No matter how much you want to protect them and to prevent them for making bad choices, you can’t always do that. Sometimes, they have to find out for themselves.

It’s important when this happens to bite your tongue and refuse to say “I told you so.” Let the consequences of their actions be the real lesson, instead of having them turn their focus to how mean and unfair you are. Remember to tell them and show them that you still love them, even though they made a poor decision. They need you to be their support system even when you are angry or disappointed by their behavior.

Try To Not Take It Personally

Believe me, I know this is much easier said than done! But here is a quick analogy. Young children are like puppy dogs: adorable, playful, and forgiving. Teens are like cats: elusive, temperamental, and you may only see them after they hear a can opening. They don’t mean to be distant and to act moody. This behavior is a reaction to huge changes they are experiencing on biological, emotional, mental and social levels. They feel safest with you, which is why you get the brunt of the sarcasm and attitude. Sometimes, if they have a terrible day or are wrestling with a huge decision, they will take out their frustration, anger or hurt on the one who simply asks, “How was your day?”

Attempt to maintain a sense of humor at times like these instead of saying something abrasive in return.

When my boys act this way toward me, I simply let them know that they have every right to feel the way they do. However, they don’t have the right to be spiteful and hurtful to others because of it. I encourage them to go to their room to have some space to sort through their feelings. Or I will excuse myself for a time out in my own room. I can’t always control their behavior but I CAN control how I react to it.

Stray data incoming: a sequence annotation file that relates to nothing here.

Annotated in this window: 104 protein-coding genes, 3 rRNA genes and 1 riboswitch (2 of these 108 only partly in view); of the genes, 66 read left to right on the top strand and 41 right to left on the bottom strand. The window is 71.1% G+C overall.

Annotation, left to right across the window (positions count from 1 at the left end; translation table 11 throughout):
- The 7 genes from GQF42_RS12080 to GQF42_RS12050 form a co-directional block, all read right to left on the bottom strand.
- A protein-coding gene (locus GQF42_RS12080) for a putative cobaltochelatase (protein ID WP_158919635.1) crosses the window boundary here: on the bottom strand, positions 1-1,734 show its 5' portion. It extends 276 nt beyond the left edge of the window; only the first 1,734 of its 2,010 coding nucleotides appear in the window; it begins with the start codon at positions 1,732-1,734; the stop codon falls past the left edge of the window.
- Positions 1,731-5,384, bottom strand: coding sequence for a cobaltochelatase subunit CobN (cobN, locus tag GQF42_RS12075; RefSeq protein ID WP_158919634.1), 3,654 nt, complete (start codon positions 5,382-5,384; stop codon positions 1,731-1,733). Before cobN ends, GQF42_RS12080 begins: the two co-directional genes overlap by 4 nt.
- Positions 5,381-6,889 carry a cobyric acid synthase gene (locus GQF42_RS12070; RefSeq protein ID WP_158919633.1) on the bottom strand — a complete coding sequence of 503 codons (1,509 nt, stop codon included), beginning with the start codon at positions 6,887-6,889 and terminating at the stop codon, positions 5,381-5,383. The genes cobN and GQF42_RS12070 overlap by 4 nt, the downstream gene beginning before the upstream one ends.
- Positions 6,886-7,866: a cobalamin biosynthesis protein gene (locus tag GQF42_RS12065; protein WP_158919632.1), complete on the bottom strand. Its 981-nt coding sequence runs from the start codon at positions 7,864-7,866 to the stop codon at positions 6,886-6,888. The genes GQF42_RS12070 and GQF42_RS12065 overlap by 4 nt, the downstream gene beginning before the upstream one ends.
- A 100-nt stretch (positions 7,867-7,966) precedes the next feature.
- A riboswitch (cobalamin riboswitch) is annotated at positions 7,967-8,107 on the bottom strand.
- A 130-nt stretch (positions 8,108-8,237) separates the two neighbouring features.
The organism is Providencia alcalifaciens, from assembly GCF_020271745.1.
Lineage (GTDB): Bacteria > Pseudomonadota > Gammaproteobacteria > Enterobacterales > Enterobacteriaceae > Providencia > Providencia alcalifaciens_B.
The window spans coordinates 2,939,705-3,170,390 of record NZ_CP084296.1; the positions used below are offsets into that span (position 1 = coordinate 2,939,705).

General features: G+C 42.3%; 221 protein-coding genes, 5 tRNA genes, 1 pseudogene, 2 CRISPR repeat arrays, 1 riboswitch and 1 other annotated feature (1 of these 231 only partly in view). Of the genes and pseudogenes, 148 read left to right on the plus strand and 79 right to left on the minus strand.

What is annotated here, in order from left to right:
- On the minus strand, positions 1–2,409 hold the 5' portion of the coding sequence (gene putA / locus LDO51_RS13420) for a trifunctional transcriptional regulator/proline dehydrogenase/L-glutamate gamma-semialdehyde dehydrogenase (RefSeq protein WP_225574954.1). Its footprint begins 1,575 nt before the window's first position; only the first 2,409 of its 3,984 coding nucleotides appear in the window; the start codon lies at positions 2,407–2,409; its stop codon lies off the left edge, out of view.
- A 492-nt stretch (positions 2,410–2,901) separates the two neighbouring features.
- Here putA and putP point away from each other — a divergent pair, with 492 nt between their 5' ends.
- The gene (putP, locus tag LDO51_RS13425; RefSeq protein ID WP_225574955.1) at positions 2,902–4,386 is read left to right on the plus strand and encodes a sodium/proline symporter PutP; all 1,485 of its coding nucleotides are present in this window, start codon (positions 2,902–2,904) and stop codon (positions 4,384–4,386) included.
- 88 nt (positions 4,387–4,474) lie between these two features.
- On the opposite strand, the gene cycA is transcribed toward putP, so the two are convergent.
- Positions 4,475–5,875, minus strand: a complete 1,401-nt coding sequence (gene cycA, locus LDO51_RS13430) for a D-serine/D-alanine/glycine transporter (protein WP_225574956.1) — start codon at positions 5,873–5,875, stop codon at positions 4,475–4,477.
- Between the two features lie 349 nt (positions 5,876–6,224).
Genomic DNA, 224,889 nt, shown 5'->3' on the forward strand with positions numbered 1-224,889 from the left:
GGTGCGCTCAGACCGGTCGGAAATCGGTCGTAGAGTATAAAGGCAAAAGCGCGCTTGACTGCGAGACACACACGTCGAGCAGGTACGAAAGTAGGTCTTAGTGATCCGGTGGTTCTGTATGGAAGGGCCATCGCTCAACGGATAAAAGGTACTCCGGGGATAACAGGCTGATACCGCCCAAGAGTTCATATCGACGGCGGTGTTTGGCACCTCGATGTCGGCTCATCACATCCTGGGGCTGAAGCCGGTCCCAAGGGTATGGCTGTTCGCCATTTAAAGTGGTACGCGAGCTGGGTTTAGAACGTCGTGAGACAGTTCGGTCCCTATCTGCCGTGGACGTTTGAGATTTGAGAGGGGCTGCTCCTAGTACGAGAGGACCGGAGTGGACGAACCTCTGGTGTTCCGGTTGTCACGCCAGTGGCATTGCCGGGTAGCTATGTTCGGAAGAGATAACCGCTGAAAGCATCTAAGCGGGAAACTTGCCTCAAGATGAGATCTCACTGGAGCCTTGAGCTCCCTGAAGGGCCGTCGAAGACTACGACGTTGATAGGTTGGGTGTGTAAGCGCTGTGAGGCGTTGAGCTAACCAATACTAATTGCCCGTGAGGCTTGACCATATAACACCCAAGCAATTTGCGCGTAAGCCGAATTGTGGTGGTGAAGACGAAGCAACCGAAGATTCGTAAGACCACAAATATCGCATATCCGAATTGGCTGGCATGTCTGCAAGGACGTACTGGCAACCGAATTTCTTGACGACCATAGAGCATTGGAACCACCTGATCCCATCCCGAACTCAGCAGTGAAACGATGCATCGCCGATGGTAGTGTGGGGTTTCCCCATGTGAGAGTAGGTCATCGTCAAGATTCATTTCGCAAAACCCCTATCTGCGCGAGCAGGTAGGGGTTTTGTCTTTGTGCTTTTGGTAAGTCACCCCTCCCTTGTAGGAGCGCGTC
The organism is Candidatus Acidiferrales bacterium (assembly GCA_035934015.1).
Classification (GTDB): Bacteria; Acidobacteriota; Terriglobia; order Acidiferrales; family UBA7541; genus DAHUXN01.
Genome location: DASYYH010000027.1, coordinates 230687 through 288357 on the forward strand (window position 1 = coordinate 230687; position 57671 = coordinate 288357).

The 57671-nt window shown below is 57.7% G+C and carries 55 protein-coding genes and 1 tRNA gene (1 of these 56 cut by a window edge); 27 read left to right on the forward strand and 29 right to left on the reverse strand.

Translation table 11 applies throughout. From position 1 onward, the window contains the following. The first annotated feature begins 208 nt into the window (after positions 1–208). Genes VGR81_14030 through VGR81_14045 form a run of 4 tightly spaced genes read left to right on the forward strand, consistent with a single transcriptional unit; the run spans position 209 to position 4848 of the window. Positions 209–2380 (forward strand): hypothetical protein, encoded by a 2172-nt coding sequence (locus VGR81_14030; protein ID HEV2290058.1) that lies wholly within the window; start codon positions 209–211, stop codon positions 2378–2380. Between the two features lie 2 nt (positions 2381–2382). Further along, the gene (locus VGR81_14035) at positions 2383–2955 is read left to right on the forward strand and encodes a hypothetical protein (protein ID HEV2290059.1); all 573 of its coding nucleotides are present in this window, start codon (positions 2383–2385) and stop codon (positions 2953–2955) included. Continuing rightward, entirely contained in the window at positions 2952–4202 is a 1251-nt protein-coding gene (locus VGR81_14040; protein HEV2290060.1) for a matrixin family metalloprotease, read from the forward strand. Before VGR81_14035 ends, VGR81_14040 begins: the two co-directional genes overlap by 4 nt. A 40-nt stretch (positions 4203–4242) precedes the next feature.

Through the teen years, they might begin distancing themselves from you by sharing less and spending less time with you. This is not a personal attack. They enjoy being with their peers at this stage and they are preparing emotionally to separate from you.

The Years Are Too Short

Focus on good communication, loving moments and precious memories—even during this turbulent stage—because one of the hardest parts of tackling the teen years is realizing that with each passing day, you are a little closer to saying goodbye. 

♥♥♥

Did you enjoy this post? Read more from our “Words with Kids” series here

This is the seventh in a series about communication between you and your child. Why focus on communication? Brazilian educator Paulo Freire says it best: "Yet only through communication can human life hold meaning." We talk to our children from birth; we spend countless hours and millions of words communicating with them over a lifetime. It's critical to our success as parents to communicate well. Our conversations and connections give lives meaning for both us as parents and our children. Over the next several months, we will continue to explore ideas of what good communication looks like in different facets of parenthood.
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Adrienne is a Colorado native and would not want to live anywhere else! She spends her days juggling the many demands of three sons, and her school-age daughter. When she is not busy deciphering the perplexing young boy brain, or trying to please her diva daughter, you will most likely find her nose in a book, or writing. She loves encouraging her fellow parents in their journey. Recently she has begun a new career as a Real Estate Broker with Colorado Home Finder Realty and is definitely enjoying the roller coaster ride. She also loves finding great happy hour places with her husband, Shawn, and acting young and sometimes crazy with friends! She does not spend enough time outdoors (unless forced to) and comes up with any excuse to put off cleaning her chaotic house. She is very grateful for her completely imperfect life.